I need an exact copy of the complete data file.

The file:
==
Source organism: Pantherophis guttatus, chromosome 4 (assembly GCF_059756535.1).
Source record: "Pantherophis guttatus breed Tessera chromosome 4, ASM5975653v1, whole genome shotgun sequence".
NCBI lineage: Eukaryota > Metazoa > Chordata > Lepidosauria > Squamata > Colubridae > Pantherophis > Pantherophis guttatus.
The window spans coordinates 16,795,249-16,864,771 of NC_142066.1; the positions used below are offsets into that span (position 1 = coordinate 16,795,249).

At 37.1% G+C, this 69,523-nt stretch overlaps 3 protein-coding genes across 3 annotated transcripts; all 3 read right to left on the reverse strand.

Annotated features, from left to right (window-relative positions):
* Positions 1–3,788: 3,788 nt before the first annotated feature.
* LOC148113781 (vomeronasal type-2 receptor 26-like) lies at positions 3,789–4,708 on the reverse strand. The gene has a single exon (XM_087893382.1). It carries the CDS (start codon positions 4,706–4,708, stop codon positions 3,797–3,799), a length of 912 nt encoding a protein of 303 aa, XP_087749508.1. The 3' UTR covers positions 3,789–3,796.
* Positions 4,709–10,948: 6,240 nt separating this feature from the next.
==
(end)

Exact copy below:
Source organism: Pantherophis guttatus, chromosome 4 (assembly GCF_059756535.1).
Source record: "Pantherophis guttatus breed Tessera chromosome 4, ASM5975653v1, whole genome shotgun sequence".
NCBI lineage: Eukaryota > Metazoa > Chordata > Lepidosauria > Squamata > Colubridae > Pantherophis > Pantherophis guttatus.
The window spans coordinates 16,795,249-16,864,771 of NC_142066.1; the positions used below are offsets into that span (position 1 = coordinate 16,795,249).

At 37.1% G+C, this 69,523-nt stretch overlaps 3 protein-coding genes across 3 annotated transcripts; all 3 read right to left on the reverse strand.

Annotated features, from left to right (window-relative positions):
* Positions 1–3,788: 3,788 nt before the first annotated feature.
* LOC148113781 (vomeronasal type-2 receptor 26-like) lies at positions 3,789–4,708 on the reverse strand. The gene has a single exon (XM_087893382.1). It carries the CDS (start codon positions 4,706–4,708, stop codon positions 3,797–3,799), a length of 912 nt encoding a protein of 303 aa, XP_087749508.1. The 3' UTR covers positions 3,789–3,796.
* Positions 4,709–10,948: 6,240 nt separating this feature from the next.